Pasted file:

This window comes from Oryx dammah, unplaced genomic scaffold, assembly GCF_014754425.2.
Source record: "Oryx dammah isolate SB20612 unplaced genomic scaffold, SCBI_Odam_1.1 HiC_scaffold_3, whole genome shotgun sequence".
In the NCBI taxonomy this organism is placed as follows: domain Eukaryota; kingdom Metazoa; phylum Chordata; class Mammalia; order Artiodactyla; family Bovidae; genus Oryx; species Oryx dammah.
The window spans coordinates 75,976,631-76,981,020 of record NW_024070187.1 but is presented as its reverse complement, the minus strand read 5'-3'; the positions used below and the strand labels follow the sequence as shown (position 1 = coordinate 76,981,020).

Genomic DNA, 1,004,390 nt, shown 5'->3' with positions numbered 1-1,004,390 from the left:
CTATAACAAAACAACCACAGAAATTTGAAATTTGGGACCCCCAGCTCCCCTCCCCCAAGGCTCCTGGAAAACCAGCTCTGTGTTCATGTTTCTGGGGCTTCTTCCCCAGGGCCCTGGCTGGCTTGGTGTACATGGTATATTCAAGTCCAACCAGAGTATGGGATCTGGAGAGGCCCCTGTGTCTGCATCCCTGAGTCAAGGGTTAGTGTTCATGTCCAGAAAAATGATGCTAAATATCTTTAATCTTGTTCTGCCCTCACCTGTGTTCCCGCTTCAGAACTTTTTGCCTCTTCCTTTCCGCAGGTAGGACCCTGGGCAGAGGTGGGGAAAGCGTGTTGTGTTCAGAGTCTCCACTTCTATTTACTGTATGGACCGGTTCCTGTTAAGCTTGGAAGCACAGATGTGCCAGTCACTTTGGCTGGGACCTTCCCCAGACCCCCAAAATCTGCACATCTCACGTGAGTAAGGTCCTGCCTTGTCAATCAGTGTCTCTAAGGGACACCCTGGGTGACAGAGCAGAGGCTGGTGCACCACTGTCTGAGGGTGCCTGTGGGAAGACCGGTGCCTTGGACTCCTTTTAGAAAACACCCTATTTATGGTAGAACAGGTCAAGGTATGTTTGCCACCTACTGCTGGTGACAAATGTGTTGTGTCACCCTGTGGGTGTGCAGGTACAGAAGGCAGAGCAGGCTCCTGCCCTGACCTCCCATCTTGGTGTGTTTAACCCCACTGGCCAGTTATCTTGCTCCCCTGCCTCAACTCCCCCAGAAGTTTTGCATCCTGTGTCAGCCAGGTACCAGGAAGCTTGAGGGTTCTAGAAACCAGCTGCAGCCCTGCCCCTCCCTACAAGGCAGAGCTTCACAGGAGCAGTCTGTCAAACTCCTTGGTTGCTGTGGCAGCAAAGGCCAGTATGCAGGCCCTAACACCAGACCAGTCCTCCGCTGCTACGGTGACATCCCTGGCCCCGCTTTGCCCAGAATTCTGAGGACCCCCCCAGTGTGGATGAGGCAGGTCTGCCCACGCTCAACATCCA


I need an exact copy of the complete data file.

This window comes from Oryx dammah, unplaced genomic scaffold, assembly GCF_014754425.2.
Source record: "Oryx dammah isolate SB20612 unplaced genomic scaffold, SCBI_Odam_1.1 HiC_scaffold_3, whole genome shotgun sequence".
In the NCBI taxonomy this organism is placed as follows: domain Eukaryota; kingdom Metazoa; phylum Chordata; class Mammalia; order Artiodactyla; family Bovidae; genus Oryx; species Oryx dammah.
The window spans coordinates 75,976,631-76,981,020 of record NW_024070187.1 but is presented as its reverse complement, the minus strand read 5'-3'; the positions used below and the strand labels follow the sequence as shown (position 1 = coordinate 76,981,020).

Genomic DNA, 1,004,390 nt, shown 5'->3' with positions numbered 1-1,004,390 from the left:
CTATAACAAAACAACCACAGAAATTTGAAATTTGGGACCCCCAGCTCCCCTCCCCCAAGGCTCCTGGAAAACCAGCTCTGTGTTCATGTTTCTGGGGCTTCTTCCCCAGGGCCCTGGCTGGCTTGGTGTACATGGTATATTCAAGTCCAACCAGAGTATGGGATCTGGAGAGGCCCCTGTGTCTGCATCCCTGAGTCAAGGGTTAGTGTTCATGTCCAGAAAAATGATGCTAAATATCTTTAATCTTGTTCTGCCCTCACCTGTGTTCCCGCTTCAGAACTTTTTGCCTCTTCCTTTCCGCAGGTAGGACCCTGGGCAGAGGTGGGGAAAGCGTGTTGTGTTCAGAGTCTCCACTTCTATTTACTGTATGGACCGGTTCCTGTTAAGCTTGGAAGCACAGATGTGCCAGTCACTTTGGCTGGGACCTTCCCCAGACCCCCAAAATCTGCACATCTCACGTGAGTAAGGTCCTGCCTTGTCAATCAGTGTCTCTAAGGGACACCCTGGGTGACAGAGCAGAGGCTGGTGCACCACTGTCTGAGGGTGCCTGTGGGAAGACCGGTGCCTTGGACTCCTTTTAGAAAACACCCTATTTATGGTAGAACAGGTCAAGGTATGTTTGCCACCTACTGCTGGTGACAAATGTGTTGTGTCACCCTGTGGGTGTGCAGGTACAGAAGGCAGAGCAGGCTCCTGCCCTGACCTCCCATCTTGGTGTGTTTAACCCCACTGGCCAGTTATCTTGCTCCCCTGCCTCAACTCCCCCAGAAGTTTTGCATCCTGTGTCAGCCAGGTACCAGGAAGCTTGAGGGTTCTAGAAACCAGCTGCAGCCCTGCCCCTCCCTACAAGGCAGAGCTTCACAGGAGCAGTCTGTCAAACTCCTTGGTTGCTGTGGCAGCAAAGGCCAGTATGCAGGCCCTAACACCAGACCAGTCCTCCGCTGCTACGGTGACATCCCTGGCCCCGCTTTGCCCAGAATTCTGAGGACCCCCCCAGTGTGGATGAGGCAGGTCTGCCCACGCTCAACATCCA